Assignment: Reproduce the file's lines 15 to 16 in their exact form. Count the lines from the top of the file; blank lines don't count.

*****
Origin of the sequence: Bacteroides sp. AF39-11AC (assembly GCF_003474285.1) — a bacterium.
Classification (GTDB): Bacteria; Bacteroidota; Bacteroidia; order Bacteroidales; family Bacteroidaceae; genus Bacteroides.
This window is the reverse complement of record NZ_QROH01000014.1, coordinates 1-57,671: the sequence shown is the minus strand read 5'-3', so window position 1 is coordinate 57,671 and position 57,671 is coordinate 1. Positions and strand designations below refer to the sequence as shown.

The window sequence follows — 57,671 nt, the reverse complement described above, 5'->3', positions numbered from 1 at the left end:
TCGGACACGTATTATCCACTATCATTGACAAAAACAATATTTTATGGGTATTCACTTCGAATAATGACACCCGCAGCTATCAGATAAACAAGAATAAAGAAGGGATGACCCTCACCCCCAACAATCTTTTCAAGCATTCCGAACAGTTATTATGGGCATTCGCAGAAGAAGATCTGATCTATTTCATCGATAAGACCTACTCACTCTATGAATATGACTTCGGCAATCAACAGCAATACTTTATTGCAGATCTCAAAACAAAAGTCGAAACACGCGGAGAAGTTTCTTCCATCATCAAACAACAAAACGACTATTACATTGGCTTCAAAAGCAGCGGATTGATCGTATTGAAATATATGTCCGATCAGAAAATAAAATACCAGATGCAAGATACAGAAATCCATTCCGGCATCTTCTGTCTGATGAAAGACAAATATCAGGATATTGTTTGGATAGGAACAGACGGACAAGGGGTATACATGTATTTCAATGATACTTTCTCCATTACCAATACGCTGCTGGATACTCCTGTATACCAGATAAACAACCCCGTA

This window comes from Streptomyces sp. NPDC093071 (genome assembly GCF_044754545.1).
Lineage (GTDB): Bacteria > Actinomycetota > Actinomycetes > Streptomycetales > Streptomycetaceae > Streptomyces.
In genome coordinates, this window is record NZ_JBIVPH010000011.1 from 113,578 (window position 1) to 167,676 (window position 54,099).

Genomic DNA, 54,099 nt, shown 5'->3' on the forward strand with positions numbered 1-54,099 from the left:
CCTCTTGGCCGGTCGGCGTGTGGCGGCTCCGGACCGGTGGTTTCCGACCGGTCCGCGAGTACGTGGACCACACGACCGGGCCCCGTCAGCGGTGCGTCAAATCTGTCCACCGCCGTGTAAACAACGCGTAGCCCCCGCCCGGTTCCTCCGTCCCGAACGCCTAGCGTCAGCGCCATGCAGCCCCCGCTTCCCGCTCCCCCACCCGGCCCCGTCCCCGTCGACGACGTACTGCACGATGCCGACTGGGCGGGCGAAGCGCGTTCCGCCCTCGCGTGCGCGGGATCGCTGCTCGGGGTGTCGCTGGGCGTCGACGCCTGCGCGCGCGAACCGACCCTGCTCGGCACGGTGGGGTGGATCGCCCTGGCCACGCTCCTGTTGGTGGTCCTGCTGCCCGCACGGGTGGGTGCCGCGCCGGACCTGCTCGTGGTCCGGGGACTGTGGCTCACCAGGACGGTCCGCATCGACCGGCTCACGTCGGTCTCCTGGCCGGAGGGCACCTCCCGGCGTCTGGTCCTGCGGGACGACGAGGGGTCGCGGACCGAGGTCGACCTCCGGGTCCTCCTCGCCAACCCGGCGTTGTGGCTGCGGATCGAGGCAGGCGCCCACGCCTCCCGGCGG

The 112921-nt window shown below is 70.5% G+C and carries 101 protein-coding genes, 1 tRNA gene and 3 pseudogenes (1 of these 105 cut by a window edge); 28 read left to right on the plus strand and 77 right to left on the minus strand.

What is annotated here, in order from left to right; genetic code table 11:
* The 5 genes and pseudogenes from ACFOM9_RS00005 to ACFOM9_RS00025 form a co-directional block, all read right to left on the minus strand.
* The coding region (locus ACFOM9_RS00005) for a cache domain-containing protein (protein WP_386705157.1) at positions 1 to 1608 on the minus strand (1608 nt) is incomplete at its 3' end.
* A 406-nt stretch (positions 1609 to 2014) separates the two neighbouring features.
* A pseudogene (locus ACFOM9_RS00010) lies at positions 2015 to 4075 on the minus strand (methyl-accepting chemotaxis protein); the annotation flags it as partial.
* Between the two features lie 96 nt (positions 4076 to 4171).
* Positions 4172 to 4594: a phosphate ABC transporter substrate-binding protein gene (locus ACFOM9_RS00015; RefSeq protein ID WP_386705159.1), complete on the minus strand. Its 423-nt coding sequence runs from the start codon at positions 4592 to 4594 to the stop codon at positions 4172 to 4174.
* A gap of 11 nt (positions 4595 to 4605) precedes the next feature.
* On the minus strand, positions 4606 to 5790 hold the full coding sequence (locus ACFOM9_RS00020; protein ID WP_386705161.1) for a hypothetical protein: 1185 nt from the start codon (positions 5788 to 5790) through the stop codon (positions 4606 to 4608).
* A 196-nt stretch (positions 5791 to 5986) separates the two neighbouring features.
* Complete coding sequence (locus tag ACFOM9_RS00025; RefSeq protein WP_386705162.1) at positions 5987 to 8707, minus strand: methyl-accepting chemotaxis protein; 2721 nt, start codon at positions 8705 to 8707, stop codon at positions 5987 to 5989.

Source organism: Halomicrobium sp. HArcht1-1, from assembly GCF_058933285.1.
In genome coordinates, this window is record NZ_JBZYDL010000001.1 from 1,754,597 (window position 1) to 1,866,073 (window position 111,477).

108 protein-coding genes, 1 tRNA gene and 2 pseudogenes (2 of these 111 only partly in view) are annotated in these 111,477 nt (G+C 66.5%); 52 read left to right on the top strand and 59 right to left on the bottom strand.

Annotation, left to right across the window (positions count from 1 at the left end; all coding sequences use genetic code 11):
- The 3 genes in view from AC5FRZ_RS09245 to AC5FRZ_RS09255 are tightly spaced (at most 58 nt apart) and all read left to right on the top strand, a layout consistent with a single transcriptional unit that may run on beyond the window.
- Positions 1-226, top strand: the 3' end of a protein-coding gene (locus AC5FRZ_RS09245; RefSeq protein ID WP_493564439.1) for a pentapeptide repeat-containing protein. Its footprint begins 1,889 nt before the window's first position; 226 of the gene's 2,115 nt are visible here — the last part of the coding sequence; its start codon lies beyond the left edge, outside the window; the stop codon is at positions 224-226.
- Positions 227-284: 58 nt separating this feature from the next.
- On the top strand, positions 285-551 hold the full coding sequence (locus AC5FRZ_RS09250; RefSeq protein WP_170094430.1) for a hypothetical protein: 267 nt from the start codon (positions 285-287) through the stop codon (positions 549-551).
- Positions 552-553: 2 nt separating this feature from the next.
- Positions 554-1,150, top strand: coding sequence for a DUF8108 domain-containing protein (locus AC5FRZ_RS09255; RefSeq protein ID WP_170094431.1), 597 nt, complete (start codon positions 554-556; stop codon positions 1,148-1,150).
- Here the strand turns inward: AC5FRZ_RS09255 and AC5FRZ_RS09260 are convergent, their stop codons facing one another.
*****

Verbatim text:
* A 406-nt stretch (positions 1609 to 2014) separates the two neighbouring features.
* A pseudogene (locus ACFOM9_RS00010) lies at positions 2015 to 4075 on the minus strand (methyl-accepting chemotaxis protein); the annotation flags it as partial.